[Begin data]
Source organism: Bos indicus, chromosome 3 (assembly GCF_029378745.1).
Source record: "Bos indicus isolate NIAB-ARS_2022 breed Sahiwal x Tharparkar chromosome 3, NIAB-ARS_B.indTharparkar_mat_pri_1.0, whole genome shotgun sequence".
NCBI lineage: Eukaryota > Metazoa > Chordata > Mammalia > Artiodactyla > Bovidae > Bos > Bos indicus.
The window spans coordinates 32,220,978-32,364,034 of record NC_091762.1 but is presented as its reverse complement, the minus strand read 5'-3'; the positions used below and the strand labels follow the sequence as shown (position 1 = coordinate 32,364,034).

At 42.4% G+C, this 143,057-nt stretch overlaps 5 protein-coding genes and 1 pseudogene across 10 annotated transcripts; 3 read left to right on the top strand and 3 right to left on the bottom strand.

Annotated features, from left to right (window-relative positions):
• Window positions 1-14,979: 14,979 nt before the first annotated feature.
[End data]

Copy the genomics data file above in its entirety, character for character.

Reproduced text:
Source organism: Bos indicus, chromosome 3 (assembly GCF_029378745.1).
Source record: "Bos indicus isolate NIAB-ARS_2022 breed Sahiwal x Tharparkar chromosome 3, NIAB-ARS_B.indTharparkar_mat_pri_1.0, whole genome shotgun sequence".
NCBI lineage: Eukaryota > Metazoa > Chordata > Mammalia > Artiodactyla > Bovidae > Bos > Bos indicus.
The window spans coordinates 32,220,978-32,364,034 of record NC_091762.1 but is presented as its reverse complement, the minus strand read 5'-3'; the positions used below and the strand labels follow the sequence as shown (position 1 = coordinate 32,364,034).

At 42.4% G+C, this 143,057-nt stretch overlaps 5 protein-coding genes and 1 pseudogene across 10 annotated transcripts; 3 read left to right on the top strand and 3 right to left on the bottom strand.

Annotated features, from left to right (window-relative positions):
• Window positions 1-14,979: 14,979 nt before the first annotated feature.